Hermione opened her eyes and glanced over at Harry, who was curled up in the corner to her left. Though her tears blurred her vision slightly, her eyes found the faded line that adorned his forehead, the jagged reminder that he was the reason she and Ron were sleeping outside tonight. The hint of bitterness that was borne of her stomach bile quickly perished in its own cradle. None of this was Harry’s fault, not really. Her stomach raged anew with the shame of her own thought. It was his fault, the one whose name she wanted to say but was almost too afraid to even think. He was the reason her memories of this beautiful forest, where she’d collected twigs for her mother to start a tiny campfire while her father readied the poles for an impromptu fishing trip, would now and forever be tainted by the sight of Ron’s splinched arm and bloodstained leaves.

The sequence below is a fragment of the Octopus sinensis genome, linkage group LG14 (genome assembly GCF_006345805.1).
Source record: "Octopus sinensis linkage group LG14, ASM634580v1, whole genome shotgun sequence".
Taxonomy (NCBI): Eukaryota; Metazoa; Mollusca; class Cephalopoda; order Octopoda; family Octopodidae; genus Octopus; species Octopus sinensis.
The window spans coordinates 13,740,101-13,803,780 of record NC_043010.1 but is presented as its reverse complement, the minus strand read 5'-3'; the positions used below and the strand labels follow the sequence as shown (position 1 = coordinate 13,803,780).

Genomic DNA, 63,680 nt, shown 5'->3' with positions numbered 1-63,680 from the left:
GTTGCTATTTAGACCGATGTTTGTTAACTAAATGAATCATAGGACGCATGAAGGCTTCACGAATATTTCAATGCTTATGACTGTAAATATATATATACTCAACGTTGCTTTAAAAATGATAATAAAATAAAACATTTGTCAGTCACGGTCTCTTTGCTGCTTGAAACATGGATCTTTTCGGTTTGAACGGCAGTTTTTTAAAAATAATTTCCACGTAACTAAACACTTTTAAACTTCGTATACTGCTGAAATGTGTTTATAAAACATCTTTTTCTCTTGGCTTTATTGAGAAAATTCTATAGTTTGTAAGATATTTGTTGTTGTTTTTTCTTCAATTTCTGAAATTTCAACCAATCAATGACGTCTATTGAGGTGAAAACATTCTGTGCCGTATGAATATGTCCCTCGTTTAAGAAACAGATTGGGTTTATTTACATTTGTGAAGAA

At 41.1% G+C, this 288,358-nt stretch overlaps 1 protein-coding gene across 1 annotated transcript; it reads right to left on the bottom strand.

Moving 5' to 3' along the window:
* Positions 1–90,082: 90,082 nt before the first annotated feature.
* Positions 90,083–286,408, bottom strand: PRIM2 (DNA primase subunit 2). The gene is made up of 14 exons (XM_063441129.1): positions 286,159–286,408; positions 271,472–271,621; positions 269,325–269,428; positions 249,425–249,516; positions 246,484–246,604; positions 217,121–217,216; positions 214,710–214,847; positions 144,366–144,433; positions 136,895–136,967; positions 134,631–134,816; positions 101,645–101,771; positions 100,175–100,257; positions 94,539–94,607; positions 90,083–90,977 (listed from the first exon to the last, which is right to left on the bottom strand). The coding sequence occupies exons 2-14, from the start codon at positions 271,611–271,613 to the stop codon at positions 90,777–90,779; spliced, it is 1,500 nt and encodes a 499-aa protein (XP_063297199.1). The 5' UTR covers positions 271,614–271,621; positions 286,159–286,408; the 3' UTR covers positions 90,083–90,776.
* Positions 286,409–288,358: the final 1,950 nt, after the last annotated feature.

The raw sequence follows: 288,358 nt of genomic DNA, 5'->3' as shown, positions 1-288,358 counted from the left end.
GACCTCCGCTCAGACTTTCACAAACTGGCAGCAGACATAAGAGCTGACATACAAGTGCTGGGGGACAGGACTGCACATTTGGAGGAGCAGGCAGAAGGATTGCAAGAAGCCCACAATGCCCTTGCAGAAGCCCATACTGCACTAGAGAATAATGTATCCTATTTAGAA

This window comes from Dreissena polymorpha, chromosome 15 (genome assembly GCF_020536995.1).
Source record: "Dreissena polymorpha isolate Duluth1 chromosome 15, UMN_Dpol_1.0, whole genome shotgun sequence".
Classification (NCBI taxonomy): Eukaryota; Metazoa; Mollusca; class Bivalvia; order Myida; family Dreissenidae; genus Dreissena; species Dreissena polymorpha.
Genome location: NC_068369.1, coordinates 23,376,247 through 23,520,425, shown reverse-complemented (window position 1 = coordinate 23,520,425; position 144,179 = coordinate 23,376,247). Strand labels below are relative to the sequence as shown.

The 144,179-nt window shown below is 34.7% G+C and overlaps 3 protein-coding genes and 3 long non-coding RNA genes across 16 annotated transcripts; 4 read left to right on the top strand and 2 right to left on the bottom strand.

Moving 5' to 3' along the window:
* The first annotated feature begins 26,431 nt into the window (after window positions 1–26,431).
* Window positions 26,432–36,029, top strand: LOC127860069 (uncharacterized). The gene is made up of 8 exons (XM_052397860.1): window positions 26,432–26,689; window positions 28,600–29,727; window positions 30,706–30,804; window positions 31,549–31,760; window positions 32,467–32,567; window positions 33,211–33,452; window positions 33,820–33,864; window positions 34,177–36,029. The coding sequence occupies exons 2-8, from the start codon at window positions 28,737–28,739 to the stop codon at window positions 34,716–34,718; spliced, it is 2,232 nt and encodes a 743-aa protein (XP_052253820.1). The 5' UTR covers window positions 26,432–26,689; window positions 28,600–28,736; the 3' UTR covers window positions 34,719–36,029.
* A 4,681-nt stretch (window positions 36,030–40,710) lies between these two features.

Sometimes, she hated being the one with the plan. But it was the only thing that could be done. All of Harry and Ron’s memories were too obvious, too closely connected to their loved ones.
Harry twitched under his blanket, and she frowned slightly. She had tried to resist berating herself for not choosing a warmer place. Her family had normally stayed within England for their vacations, not having the money to journey to more exotic locations with warm sun and sand. Part of her wished she had been the one to be splinched. Ron might have chosen Egypt, at least. Here, she was chilled to the bone, though she could not tell whether it was merely the snow that graced the thick tree branches above them or instead the fear that they might yet be discovered.